In December 2006, FedEx Express acquired the British courier company ANC Holdings Limited for £120 million.[20] The acquisition added 35 sort facilities to the FedEx network and the company introduced Newark, Memphis, and Indianapolis routes directly to UK airports instead of stopping at FedEx's European hub at Charles de Gaulle Airport.[21] In September 2007, ANC was rebranded as FedEx UK. FedEx Express also acquired Flying-Cargo Hungary Kft to expand service in Eastern Europe.[11]

Economic downturn

FedEx Express retired older McDonnell Douglas DC-10 (top) and Airbus A310 (bottom) aircraft amid the Great Recession

The late-2000s recession hit parent company FedEx Corporation and its express division hard. Many companies looking for ways to save money stopped shipping or moved to cheaper alternatives, such as surface shipping. FedEx Corporation announced large network capacity reductions at FedEx Express, including retiring some of its oldest and least efficient aircraft such as the McDonnell Douglas DC-10 and the Airbus A310. FedEx also announced layoffs and work hour reductions at some of its hubs.[22]

In December 2008, FedEx postponed delivery of the new Boeing 777 Freighter; four were delivered in 2010 as previously agreed, but in 2011, FedEx only took delivery of four, rather than the ten originally planned. The remaining aircraft were delivered in 2012 and 2013.[23]

FedEx Express closed a hub for the first time in its history, when operations at its Asian-Pacific hub at Subic Bay International Airport in the Philippines ceased on February 6, 2009.[24] The operations were transferred to Guangzhou Baiyun International Airport in southern China.[25][26] FedEx Express had planned to open the new Chinese hub in December 2008, but in November 2008, the company delayed the opening until early 2009, citing the need to fully test the new hub.

On June 2, 2009, FedEx opened the new hub building at Piedmont Triad International Airport in Greensboro, North Carolina. FedEx announced in December 2008 that it still intended to open the building on time despite the bad economy. The hub's operations would be scaled back from 1,500 employees to only 160, the size of the previous operations at the much smaller sorting facility.[citation needed] FedEx gave no time line as to when the hub would be operating at expected hub levels.[citation needed] The hub had been delayed many years since FedEx first picked the airport to be its Mid-Atlantic U.S. hub back in 1998. FedEx had to fight many complaints from nearby homeowners about the anticipated noise generated by its aircraft, because most of its flights take place at night. A third runway was built to accommodate the hub operation and the extra aircraft.[27] FedEx began full hub operations at the Greensboro facility September 2, 2018.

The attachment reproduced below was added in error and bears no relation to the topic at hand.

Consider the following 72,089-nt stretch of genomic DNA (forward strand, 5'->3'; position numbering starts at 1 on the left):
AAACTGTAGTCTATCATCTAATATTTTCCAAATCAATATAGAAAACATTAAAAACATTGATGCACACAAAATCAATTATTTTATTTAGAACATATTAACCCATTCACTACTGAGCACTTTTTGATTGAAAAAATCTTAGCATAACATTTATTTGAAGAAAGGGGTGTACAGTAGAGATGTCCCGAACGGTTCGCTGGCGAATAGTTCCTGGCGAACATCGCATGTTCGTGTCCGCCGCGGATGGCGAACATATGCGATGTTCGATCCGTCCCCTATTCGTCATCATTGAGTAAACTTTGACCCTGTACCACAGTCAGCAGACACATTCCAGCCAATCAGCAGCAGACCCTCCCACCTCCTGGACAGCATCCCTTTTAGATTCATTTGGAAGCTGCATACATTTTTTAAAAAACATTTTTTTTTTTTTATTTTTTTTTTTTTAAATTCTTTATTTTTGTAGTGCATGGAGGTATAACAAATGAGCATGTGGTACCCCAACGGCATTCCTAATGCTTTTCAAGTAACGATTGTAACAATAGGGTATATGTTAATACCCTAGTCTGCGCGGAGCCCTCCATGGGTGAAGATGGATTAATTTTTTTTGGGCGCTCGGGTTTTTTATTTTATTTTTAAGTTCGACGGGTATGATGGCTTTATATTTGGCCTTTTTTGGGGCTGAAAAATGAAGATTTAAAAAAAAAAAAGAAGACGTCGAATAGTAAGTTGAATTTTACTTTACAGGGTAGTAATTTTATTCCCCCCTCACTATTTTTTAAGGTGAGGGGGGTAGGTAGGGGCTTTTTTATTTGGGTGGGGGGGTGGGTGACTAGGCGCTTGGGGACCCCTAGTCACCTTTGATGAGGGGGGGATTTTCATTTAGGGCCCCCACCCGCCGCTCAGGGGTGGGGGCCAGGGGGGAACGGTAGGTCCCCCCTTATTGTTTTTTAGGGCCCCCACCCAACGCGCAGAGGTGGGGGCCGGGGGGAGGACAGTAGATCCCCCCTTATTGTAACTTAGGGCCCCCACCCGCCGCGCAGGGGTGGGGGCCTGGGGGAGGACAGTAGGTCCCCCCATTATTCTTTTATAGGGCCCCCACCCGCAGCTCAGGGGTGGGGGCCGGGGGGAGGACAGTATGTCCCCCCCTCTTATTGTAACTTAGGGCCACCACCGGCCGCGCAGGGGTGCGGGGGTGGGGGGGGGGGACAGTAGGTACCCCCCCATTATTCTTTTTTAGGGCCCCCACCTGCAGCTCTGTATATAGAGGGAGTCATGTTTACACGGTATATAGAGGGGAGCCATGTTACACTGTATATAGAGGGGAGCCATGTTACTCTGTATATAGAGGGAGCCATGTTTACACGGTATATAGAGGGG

On October 27, 2010, FedEx opened its Central and Eastern European hub at Cologne Bonn Airport. The hub features a fully automated sorting system that can process up to 18,000 packages per hour. The roof of the hub features FedEx's largest solar power installation, producing 800,000 kilowatt hours per year.[28]

On December 7, 2018, the company announced the retirement of David Cunningham on December 31, 2018. He was succeeded as CEO and president by Raj Subramaniam.[29][30]


On November 6, 2019, FedEx Express announced its return to the Philippines, an Asia–Pacific hub.[31] The company says it does not want to relocate Asia–Pacific hub to the Philippines, but they are planning to expand operations in Clark, Pampanga.[32] On October 6, 2020, FedEx celebrates its 36 Years of Operations with new Philippines gateway in Clark.[33] The company built and opened a 17,000 sq.m. facility (costing US$30 million) at Clark in July 2021.[33][34]


FedEx Express Airbus A300-600RF
FedEx Express Boeing 757-200SF
FedEx Express Boeing 767-300F
FedEx Express Boeing 777F
FedEx Feeder ATR 42-300F
FedEx Feeder ATR 72-200F

Current fleet

As of March 2024, the FedEx Express fleet consists of the following aircraft:[35][36]

FedEx Express fleet
Aircraft In
Orders Notes
Airbus A300-600RF 65 Includes the last Airbus A300 ever built, N692FE.
Older aircraft to be retired and replaced by Boeing 767-300F.
Largest operator of its type.
Boeing 757-200SF 114 Largest operator of its type.
Boeing 767-300F 137 15[37][38] Deliveries through 2025.
Replacing older Airbus A300-600RF and MD-11F.
Largest operator of its type.
Boeing 777F 57 2[39] Deliveries through 2025.
Replacing MD-11F.
First operator in United States and largest operator of its type.
McDonnell Douglas MD-11F 46 Largest operator of its type.
To be retired and replaced by Boeing 767-300F and Boeing 777F.
Total 419 17
FedEx Feeder Contracted Fleet
ATR 42-300F 18
ATR 72-200F 19
ATR 72-600F 19 11 Launch customer.
Deliveries began in 2020.[40]
Cessna 208B Super Cargomaster 234 Largest operator of its type.
Cessna 408 SkyCourier 18 32 Launch customer.
Deliveries began in May 2022.[41][42]
Total 308 43

Note: "F" stands for freighter aircraft. "SF" stands for special freighter aircraft, which are converted from passenger aircraft.